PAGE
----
Just when it seemed impossible for conditions to get any worse on Mir, the Russian space station’s main computer failed Monday, leaving the crippled outpost tumbling for three hours with many of its systems shut down to save power.
The problem will delay a crucial internal spacewalk to restore most of the power lost during a June 25 crash with a robot supply ship. The spacewalk into the dead Spektr module was scheduled for Wednesday but will happen no earlier than Friday, NASA spokesman Rob Navias said.
It will take at least a day or two to restore power to the minimal level that Mir was operating on before the computer failed, NASA officials said. The station was stabilized later in the day and is “rock steady orientated to the sun,” Navias said.
Solar panels have to be aimed at the sun to bring maximum power into the station. The three-man crew is safe, NASA and Russian officials said. The computer failure caused different reactions in space circles. Russian mission controllers called the situation chaotic. U.S. critics of the shuttle-Mir program called for America to abandon the 11-year-old station. NASA called the problem no big deal.
The problem occurred just as a Progress supply ship the same type that crashed into Mir was trying to dock with the station. Mir Commander Anatoly Solovyev took manual control and docked smoothly.
During the docking attempt, the Russians were trying to load software into Mir’s main computer to help point the station toward the cargo ship. However, there was something wrong with the software and the computer rejected it and shut itself down, said Chris Faranetta deputy director of Energia Limited, the American arm of the main Russian space company.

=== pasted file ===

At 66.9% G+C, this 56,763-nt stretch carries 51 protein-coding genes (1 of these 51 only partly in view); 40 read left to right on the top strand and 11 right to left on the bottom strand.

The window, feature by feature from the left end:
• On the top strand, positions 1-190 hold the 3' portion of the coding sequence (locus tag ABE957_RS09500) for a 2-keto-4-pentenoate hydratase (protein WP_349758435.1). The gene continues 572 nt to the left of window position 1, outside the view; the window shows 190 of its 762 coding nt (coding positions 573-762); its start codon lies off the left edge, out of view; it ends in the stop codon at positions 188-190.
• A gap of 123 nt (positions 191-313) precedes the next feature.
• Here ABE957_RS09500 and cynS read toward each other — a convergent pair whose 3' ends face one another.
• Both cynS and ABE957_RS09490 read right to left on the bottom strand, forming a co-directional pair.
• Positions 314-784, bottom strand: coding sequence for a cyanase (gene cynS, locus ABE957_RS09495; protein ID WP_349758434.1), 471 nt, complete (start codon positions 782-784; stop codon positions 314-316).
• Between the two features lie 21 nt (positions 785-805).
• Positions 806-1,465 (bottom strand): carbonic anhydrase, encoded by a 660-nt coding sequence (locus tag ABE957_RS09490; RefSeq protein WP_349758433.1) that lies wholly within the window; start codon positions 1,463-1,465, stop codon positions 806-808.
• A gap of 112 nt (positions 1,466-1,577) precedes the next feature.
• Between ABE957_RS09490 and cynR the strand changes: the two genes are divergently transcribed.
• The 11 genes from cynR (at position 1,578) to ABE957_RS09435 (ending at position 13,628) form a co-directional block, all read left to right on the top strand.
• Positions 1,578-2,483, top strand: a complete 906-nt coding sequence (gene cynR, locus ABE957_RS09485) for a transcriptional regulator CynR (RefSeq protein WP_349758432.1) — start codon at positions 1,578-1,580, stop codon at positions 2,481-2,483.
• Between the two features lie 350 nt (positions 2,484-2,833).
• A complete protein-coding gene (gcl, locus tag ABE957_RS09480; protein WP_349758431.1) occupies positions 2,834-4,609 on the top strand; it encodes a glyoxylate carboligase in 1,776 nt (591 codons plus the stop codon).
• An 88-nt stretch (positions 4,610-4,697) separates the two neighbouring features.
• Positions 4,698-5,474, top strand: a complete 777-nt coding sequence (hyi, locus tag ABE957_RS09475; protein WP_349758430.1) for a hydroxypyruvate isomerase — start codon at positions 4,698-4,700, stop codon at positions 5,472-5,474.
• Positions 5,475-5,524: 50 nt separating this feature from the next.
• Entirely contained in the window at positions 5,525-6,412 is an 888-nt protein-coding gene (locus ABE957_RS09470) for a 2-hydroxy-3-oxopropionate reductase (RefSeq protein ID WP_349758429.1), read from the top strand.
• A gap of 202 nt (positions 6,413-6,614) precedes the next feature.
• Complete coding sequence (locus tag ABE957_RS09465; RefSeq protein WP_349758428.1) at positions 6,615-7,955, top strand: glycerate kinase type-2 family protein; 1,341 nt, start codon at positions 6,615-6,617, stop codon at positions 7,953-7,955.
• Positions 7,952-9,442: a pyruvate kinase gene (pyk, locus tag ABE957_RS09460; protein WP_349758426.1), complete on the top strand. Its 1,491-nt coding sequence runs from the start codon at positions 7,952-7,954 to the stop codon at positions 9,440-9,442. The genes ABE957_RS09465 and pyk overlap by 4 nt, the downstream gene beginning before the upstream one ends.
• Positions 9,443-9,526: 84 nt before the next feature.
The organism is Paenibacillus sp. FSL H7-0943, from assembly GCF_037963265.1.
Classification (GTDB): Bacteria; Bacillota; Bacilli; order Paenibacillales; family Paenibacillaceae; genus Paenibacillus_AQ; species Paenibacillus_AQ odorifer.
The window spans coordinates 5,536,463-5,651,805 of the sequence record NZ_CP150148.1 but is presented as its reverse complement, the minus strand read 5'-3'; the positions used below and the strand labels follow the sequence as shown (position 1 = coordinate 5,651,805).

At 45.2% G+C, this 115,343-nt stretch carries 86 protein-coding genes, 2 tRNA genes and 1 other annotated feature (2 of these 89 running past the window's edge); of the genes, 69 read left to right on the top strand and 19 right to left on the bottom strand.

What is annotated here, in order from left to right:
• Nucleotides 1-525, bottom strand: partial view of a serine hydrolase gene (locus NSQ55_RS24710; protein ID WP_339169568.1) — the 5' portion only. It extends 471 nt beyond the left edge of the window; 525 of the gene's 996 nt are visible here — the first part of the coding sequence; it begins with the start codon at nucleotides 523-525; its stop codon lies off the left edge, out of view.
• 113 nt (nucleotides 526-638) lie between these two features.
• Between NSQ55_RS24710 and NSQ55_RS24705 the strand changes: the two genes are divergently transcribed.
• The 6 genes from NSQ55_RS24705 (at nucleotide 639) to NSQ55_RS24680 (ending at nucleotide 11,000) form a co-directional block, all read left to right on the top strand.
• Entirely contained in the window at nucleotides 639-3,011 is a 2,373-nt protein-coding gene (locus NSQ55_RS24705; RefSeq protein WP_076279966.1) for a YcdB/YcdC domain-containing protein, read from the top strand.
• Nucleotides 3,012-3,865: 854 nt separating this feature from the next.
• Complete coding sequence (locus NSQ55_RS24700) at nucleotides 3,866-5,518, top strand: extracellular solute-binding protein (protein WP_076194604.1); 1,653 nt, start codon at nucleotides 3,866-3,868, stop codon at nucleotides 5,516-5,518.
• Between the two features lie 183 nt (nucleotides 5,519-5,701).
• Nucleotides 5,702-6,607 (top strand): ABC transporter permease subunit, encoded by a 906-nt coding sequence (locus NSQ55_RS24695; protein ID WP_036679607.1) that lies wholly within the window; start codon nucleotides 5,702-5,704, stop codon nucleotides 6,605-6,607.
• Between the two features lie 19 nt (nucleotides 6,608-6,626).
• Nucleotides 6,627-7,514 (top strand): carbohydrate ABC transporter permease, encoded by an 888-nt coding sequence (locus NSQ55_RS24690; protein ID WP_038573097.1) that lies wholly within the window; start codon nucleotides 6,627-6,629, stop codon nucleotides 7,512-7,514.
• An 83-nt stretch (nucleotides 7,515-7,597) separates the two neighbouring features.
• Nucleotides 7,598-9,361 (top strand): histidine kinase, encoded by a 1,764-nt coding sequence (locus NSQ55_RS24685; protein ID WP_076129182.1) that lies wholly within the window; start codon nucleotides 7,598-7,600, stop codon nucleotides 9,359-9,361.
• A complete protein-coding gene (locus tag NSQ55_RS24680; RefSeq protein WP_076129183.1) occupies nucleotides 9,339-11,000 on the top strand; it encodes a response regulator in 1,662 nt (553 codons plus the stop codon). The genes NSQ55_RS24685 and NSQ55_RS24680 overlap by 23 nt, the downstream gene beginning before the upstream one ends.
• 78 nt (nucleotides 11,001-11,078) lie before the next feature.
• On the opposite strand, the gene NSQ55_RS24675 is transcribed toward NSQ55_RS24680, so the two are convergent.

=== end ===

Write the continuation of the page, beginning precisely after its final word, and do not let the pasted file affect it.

“This is a situation that the cosmonauts are very familiar with,” said Faranetta, who added that problems with the computer are about as old as Mir itself. He said the computer should be fixed today.
The station drifted for three hours until thrusters from the station’s Soyuz capsule were used to keep Mir stable. A similar problem occurred July 17 when the crew inadvertently pulled a cable that shut down the computer.
The Soyuz has to spend precious fuel keeping Mir in the proper position until its main control system adjusts itself, a process that takes a couple days, said Jim Oberg, a Houston engineer and expert on the Russian space program.
The computer outage comes on the heels of a fire, several breakdowns in the oxygen generating and carbon dioxide removal systems, a leak in the air conditioner and a dwindling supply of usable drinking water.
These problems have renewed calls to get American Michael Foale off Mir and give up on the program.
“What’s next? Locusts?,” asked Dwayne Day, an analyst at the Space Policy Institute at George Washington University. “They’re facing problems of Biblical proportions right now.”
Graphic: A string of problems aboard Mir
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